'Without Trucks, Man, We're Doomed'
Firms in Capital Region of New York Struggle to Cope with Driver Shortage
Driving a truck is a good way to earn a living, but the living isn’t always good on the road.
The reality of life along the interstate is a leading reason for a growing shortage of longhaul truck drivers, even as trucking firms maintain near-continual recruitment campaigns and offer lucrative incentives to attract and retain drivers.
Starting wages are often more than $1,000 a week, and longhaul drivers with a high school diploma and a few years’ experience can earn $70,000 or more annually.
Weighing against this is the time away from family, the endless roadside meals and the sleeping in the back of the truck.
Kendra Hems, president of New York State Motor Truck Association in Clifton Park, New York, said, “It’s tough. The market is very tight for a number of reasons.”
• Many experienced drivers are nearing retirement age.
• The volume of cargo trucked on American highways is continually increasing.
• By federal regulation, 21 is the minimum age for interstate drivers, and many companies won’t hire anyone younger than 22 or 23, ruling out a large potential labor pool — recent high school graduates who aren’t going to college.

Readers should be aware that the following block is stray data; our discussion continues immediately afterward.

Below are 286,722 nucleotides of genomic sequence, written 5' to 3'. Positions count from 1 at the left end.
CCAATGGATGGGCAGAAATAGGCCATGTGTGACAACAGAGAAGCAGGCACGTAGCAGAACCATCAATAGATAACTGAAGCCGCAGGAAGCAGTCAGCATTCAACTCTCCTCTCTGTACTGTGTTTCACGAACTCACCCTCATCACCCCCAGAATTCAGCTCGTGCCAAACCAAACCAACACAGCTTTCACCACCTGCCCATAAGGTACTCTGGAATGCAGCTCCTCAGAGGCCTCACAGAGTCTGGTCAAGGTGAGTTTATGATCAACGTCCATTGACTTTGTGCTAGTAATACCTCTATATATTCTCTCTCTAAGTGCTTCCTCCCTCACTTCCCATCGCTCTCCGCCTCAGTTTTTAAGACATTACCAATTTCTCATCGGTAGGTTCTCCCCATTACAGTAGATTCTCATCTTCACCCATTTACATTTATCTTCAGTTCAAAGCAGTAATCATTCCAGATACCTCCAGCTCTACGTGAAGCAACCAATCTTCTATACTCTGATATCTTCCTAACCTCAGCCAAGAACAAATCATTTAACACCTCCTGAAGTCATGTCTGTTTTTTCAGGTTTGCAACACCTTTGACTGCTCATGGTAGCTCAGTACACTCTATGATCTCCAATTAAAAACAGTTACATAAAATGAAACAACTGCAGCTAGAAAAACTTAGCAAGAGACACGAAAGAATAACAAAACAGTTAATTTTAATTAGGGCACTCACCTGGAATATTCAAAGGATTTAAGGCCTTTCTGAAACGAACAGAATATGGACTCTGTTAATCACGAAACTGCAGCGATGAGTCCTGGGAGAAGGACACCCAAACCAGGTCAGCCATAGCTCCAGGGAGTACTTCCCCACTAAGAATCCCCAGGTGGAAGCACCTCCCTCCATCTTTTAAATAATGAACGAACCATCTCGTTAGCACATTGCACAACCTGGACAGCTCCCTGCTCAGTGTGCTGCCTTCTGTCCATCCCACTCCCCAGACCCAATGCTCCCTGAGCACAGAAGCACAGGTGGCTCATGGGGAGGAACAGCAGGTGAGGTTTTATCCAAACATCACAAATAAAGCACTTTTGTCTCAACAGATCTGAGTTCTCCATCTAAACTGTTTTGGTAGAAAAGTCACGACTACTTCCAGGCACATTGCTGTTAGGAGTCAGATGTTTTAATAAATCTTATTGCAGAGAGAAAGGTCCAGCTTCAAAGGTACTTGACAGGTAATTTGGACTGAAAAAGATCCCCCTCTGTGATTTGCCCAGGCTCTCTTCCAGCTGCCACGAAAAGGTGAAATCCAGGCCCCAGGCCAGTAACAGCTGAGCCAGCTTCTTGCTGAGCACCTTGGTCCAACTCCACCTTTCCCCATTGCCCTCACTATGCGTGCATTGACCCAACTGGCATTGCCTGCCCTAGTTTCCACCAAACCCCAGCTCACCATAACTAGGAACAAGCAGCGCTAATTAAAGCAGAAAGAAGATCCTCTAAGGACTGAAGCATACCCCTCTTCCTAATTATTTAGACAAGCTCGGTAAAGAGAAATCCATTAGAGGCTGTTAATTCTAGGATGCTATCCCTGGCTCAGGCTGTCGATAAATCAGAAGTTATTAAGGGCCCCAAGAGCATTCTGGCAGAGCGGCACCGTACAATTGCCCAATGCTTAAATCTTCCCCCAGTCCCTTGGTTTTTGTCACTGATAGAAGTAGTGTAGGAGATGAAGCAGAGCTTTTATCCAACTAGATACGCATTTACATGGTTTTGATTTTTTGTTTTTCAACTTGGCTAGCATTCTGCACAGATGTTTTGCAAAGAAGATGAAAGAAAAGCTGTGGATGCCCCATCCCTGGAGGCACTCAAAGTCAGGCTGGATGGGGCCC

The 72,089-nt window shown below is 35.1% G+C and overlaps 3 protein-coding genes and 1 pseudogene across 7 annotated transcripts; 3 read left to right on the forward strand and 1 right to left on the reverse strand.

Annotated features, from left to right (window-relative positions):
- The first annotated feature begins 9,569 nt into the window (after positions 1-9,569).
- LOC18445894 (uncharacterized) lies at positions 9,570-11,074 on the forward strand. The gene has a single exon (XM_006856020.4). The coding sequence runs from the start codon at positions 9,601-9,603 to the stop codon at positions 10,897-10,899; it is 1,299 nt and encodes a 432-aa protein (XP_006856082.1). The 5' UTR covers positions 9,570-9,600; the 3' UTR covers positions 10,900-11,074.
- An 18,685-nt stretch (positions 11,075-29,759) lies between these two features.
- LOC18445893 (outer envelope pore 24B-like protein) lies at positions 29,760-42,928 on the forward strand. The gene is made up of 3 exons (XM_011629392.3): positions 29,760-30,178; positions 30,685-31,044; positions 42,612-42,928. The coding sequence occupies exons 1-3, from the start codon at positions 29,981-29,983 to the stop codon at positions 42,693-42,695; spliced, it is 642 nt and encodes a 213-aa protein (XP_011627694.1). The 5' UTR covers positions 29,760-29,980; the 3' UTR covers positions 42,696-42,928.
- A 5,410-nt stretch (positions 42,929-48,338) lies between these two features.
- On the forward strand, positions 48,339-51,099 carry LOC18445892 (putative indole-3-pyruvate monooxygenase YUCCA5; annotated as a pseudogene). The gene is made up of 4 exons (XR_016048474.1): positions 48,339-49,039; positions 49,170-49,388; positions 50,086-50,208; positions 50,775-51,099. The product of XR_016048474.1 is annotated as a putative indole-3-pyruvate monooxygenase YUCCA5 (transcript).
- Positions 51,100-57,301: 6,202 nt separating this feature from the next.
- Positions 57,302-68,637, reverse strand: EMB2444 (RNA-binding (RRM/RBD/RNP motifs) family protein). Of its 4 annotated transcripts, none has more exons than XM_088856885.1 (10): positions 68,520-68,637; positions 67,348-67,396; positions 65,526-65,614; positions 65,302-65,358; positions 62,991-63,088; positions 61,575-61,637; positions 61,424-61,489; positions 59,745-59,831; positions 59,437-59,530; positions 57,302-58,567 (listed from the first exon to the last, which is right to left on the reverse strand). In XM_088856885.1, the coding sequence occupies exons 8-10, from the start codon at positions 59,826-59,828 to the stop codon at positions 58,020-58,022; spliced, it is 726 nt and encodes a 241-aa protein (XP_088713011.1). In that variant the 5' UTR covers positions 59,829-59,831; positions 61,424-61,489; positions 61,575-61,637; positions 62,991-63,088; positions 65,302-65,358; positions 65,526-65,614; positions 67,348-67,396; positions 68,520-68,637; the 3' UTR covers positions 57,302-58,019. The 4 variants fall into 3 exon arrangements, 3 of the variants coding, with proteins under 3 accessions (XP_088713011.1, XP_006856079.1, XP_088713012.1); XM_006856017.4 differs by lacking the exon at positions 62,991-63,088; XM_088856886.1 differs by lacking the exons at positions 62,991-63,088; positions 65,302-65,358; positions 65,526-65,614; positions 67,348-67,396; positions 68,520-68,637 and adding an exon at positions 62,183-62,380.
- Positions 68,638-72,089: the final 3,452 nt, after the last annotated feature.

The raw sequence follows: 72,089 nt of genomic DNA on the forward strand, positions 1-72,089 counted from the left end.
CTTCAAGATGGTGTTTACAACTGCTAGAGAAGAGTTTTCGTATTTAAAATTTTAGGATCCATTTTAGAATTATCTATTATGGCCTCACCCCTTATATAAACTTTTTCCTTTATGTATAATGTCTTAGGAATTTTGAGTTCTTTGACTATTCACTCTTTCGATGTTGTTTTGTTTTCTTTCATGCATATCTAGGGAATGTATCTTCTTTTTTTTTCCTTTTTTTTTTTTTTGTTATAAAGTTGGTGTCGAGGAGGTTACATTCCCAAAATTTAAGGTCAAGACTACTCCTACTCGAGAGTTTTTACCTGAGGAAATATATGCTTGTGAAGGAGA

Beyond that, there’s an image problem.
“It’s not necessarily what you would consider a sexy career,” Hems said. To counter this, she said, “One of the things we try to do is educate potential candidates that this isn’t just a job, it’s a career path.”
Truckers, she said, can move up to become a dispatcher or operations manager. Diesel technicians (they’re in short supply, too) can become a floor manager or department manager.
The health problems associated with the truck itself have largely been eliminated by manufacturers, Hems said. “The trucks of old, we had drivers with back problems and kidney problems because the truck was bouncing down the road, but that has changed.”
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|By John Cropley|
The Daily Gazette, Schenectady, N.Y.
Distributed by Tribune Content Agency, LLC.
© 2016, Transport Topics, American Trucking Associations Inc.
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